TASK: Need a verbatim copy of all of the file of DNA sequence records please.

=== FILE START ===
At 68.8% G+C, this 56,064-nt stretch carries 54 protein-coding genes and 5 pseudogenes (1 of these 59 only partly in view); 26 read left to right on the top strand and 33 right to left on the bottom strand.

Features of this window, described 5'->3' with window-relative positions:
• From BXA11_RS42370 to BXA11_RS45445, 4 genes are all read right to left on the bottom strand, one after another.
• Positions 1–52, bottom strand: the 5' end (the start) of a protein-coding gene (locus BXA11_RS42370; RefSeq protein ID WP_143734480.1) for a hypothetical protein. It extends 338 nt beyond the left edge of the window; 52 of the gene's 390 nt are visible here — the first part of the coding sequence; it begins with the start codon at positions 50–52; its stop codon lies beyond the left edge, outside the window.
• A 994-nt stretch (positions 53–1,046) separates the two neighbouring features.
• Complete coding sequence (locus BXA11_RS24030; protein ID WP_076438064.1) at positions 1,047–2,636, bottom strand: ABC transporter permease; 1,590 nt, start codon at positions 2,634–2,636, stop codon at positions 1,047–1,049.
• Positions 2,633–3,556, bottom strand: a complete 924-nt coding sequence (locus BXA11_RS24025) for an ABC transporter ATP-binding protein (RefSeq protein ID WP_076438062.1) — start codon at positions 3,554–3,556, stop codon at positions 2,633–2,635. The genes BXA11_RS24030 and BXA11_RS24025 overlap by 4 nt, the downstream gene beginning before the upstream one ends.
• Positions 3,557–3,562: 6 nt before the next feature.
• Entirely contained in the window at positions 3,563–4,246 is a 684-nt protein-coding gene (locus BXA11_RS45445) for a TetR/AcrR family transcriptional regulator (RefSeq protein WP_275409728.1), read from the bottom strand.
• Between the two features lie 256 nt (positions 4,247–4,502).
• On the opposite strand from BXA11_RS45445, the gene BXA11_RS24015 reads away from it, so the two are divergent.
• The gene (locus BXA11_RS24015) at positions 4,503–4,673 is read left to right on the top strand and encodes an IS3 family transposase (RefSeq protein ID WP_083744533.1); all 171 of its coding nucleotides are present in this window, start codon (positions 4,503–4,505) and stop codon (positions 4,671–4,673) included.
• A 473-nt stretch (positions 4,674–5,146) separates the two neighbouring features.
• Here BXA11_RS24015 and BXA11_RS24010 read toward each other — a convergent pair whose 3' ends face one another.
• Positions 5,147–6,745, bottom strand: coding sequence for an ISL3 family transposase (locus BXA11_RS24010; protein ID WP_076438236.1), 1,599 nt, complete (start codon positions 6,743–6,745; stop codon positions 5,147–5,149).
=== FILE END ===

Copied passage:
At 68.8% G+C, this 56,064-nt stretch carries 54 protein-coding genes and 5 pseudogenes (1 of these 59 only partly in view); 26 read left to right on the top strand and 33 right to left on the bottom strand.

Features of this window, described 5'->3' with window-relative positions:
• From BXA11_RS42370 to BXA11_RS45445, 4 genes are all read right to left on the bottom strand, one after another.
• Positions 1–52, bottom strand: the 5' end (the start) of a protein-coding gene (locus BXA11_RS42370; RefSeq protein ID WP_143734480.1) for a hypothetical protein. It extends 338 nt beyond the left edge of the window; 52 of the gene's 390 nt are visible here — the first part of the coding sequence; it begins with the start codon at positions 50–52; its stop codon lies beyond the left edge, outside the window.
• A 994-nt stretch (positions 53–1,046) separates the two neighbouring features.
• Complete coding sequence (locus BXA11_RS24030; protein ID WP_076438064.1) at positions 1,047–2,636, bottom strand: ABC transporter permease; 1,590 nt, start codon at positions 2,634–2,636, stop codon at positions 1,047–1,049.
• Positions 2,633–3,556, bottom strand: a complete 924-nt coding sequence (locus BXA11_RS24025) for an ABC transporter ATP-binding protein (RefSeq protein ID WP_076438062.1) — start codon at positions 3,554–3,556, stop codon at positions 2,633–2,635. The genes BXA11_RS24030 and BXA11_RS24025 overlap by 4 nt, the downstream gene beginning before the upstream one ends.
• Positions 3,557–3,562: 6 nt before the next feature.
• Entirely contained in the window at positions 3,563–4,246 is a 684-nt protein-coding gene (locus BXA11_RS45445) for a TetR/AcrR family transcriptional regulator (RefSeq protein WP_275409728.1), read from the bottom strand.
• Between the two features lie 256 nt (positions 4,247–4,502).
• On the opposite strand from BXA11_RS45445, the gene BXA11_RS24015 reads away from it, so the two are divergent.
• The gene (locus BXA11_RS24015) at positions 4,503–4,673 is read left to right on the top strand and encodes an IS3 family transposase (RefSeq protein ID WP_083744533.1); all 171 of its coding nucleotides are present in this window, start codon (positions 4,503–4,505) and stop codon (positions 4,671–4,673) included.
• A 473-nt stretch (positions 4,674–5,146) separates the two neighbouring features.
• Here BXA11_RS24015 and BXA11_RS24010 read toward each other — a convergent pair whose 3' ends face one another.
• Positions 5,147–6,745, bottom strand: coding sequence for an ISL3 family transposase (locus BXA11_RS24010; protein ID WP_076438236.1), 1,599 nt, complete (start codon positions 6,743–6,745; stop codon positions 5,147–5,149).